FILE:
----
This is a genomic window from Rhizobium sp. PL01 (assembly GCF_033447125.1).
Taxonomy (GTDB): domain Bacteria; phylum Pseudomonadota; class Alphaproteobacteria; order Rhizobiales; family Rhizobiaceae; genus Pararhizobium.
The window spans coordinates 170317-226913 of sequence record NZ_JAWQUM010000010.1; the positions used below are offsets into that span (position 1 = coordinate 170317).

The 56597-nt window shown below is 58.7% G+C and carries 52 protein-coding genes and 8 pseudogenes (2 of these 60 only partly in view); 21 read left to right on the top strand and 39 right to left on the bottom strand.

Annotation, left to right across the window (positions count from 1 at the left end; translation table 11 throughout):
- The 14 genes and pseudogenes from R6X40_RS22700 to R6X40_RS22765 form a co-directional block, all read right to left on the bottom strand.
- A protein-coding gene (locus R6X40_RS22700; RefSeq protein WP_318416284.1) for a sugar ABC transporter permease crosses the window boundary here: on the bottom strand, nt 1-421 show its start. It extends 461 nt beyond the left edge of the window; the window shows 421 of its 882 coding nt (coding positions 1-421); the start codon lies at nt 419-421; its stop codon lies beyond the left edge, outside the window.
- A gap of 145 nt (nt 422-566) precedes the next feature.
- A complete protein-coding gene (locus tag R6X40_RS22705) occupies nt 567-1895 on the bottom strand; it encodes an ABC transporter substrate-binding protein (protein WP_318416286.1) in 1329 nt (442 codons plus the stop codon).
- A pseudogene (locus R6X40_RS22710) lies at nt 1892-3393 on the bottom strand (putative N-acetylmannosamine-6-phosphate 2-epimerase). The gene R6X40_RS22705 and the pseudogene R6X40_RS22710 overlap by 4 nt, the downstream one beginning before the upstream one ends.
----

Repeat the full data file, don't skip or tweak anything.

This is a genomic window from Rhizobium sp. PL01 (assembly GCF_033447125.1).
Taxonomy (GTDB): domain Bacteria; phylum Pseudomonadota; class Alphaproteobacteria; order Rhizobiales; family Rhizobiaceae; genus Pararhizobium.
The window spans coordinates 170317-226913 of sequence record NZ_JAWQUM010000010.1; the positions used below are offsets into that span (position 1 = coordinate 170317).

The 56597-nt window shown below is 58.7% G+C and carries 52 protein-coding genes and 8 pseudogenes (2 of these 60 only partly in view); 21 read left to right on the top strand and 39 right to left on the bottom strand.

Annotation, left to right across the window (positions count from 1 at the left end; translation table 11 throughout):
- The 14 genes and pseudogenes from R6X40_RS22700 to R6X40_RS22765 form a co-directional block, all read right to left on the bottom strand.
- A protein-coding gene (locus R6X40_RS22700; RefSeq protein WP_318416284.1) for a sugar ABC transporter permease crosses the window boundary here: on the bottom strand, nt 1-421 show its start. It extends 461 nt beyond the left edge of the window; the window shows 421 of its 882 coding nt (coding positions 1-421); the start codon lies at nt 419-421; its stop codon lies beyond the left edge, outside the window.
- A gap of 145 nt (nt 422-566) precedes the next feature.
- A complete protein-coding gene (locus tag R6X40_RS22705) occupies nt 567-1895 on the bottom strand; it encodes an ABC transporter substrate-binding protein (protein WP_318416286.1) in 1329 nt (442 codons plus the stop codon).
- A pseudogene (locus R6X40_RS22710) lies at nt 1892-3393 on the bottom strand (putative N-acetylmannosamine-6-phosphate 2-epimerase). The gene R6X40_RS22705 and the pseudogene R6X40_RS22710 overlap by 4 nt, the downstream one beginning before the upstream one ends.